The Story of Shadrach Minkins

An advertisement for the auction that sold Shadrach to his penultimate owner.

An advertisement for the auction that sold Shadrach to his penultimate owner.

The Boston Vigilance Committee put the Crafts on a boat to England after expending great effort in hiding them from their would-be captors. The slave catchers went back to Georgia empty-handed, but the sensational ways that the Boston abolitionists flouted James Mason’s Fugitive Slave Law won them a great deal of national attention.

Millard Fillmore had promised the Crafts’ owner help in recovering them if he wanted a second try, but their departure for England put them beyond his reach. The same did not hold for Boston’s other fugitives.

John DeBree, a navy man, bought Shadrach Minkins in Virginia in 1849. He worked in DeBree’s house, but absconded on May 5, 1850. Like the Crafts, he made his way to Boston, probably by sea, and got a job there as a waiter at Taft’s Cornhill Coffee House, an upscale establishment not a block away from the courthouse.

DeBree’s slave catcher, John Caphart, arrived in Boston on February 12, 1851. Three days later, the legal niceties sorted and warrants issued, two men Shadrach waited on seized him from the coffee house and hurried him to the courthouse. They had to use the federal courthouse because Massachusetts law forbade the use of state facilities for slave catching.

The capture did not go unmarked. Shadrach did not put up a fight, but did make a scene. Boston’s white and black abolitionists got on the case in short order and more than a hundred packed into the courtroom for Shadrach’s preliminary hearing. Six lawyers volunteered to help in his defense and the court gave them three days to prepare. Shadrach and the lawyers stayed in the courtroom to confer, with the press and various other interested parties drifting in.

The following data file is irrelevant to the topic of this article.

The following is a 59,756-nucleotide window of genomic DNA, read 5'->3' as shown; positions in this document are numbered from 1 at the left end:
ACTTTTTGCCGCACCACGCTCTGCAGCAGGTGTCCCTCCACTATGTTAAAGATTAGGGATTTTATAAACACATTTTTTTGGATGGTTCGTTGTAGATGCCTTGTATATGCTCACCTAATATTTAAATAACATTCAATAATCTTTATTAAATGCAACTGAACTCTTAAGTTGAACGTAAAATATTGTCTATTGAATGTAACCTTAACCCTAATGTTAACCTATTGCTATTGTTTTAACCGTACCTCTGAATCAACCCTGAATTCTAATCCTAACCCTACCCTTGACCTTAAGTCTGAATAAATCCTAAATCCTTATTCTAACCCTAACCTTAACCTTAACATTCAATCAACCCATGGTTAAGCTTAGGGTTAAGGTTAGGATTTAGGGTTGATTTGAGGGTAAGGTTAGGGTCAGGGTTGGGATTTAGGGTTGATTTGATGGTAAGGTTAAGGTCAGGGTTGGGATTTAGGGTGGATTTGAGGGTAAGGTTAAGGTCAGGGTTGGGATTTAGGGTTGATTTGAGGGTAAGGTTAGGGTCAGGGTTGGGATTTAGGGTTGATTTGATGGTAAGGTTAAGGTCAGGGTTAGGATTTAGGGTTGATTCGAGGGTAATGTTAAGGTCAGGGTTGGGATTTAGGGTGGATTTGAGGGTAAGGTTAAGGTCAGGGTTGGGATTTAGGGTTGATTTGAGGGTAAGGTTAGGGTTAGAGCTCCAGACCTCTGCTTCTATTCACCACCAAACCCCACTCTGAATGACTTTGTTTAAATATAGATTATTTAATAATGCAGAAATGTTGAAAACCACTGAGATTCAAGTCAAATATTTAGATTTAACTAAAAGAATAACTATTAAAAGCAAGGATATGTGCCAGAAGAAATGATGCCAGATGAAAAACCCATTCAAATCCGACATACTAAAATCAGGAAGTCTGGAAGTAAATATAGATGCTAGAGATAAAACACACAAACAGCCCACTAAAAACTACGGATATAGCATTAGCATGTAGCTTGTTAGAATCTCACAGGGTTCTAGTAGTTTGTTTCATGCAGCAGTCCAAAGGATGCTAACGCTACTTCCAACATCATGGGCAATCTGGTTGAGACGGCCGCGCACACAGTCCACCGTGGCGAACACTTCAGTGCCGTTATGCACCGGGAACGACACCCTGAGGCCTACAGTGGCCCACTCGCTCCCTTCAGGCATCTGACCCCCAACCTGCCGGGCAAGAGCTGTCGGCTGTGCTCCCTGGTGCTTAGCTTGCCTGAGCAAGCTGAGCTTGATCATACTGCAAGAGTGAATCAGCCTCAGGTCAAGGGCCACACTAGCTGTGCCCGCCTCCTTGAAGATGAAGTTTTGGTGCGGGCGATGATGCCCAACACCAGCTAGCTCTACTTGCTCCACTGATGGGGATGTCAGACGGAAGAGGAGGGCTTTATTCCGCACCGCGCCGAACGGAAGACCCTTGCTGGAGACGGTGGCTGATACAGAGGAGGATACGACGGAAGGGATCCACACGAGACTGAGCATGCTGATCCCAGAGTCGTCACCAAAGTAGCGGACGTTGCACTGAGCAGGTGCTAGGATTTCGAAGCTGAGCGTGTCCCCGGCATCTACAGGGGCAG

Outside the building an abolitionist mob gathered, hundreds strong. The lawyers had three days to defend Shadrach. The mob took three hours to do them one better. That afternoon, around twenty black men charged the doors and spirited a stunned Shadrach away. Boston’s abolitionists hid him in an attic, got him across the river to Cambridge, then to Concord, and finally along the Underground Railroad to Canada where he lived out the rest of his days in Montreal.

This may not sound like it differs much from the Crafts’ story. Shadrach escaped with the help of Bostonian abolitionists. But it did take things one step farther. The Crafts hid and the abolitionists harassed and threatened their pursuers. To save Shadrach, Bostonian abolitionists turned to violence. Black men used violence to save a fugitive slave from his pursuers. In the South, that had to look like a slave revolt played out in miniature. And the abolitionist press cheered it.

How could they rest easy, how could the white South have any confidence in the security of its laws, its slavery, and the lives of all its white people if the North would stand by and let black people overthrow white law by force? How long before abolitionists armed, trained, and dispatched legions of Nat Turners? How long before the slaves found out and learned they had white allies? The Unionist South nailed its colors to the Fugitive Slave Law and barely months after the law came into force, had this to show for it.

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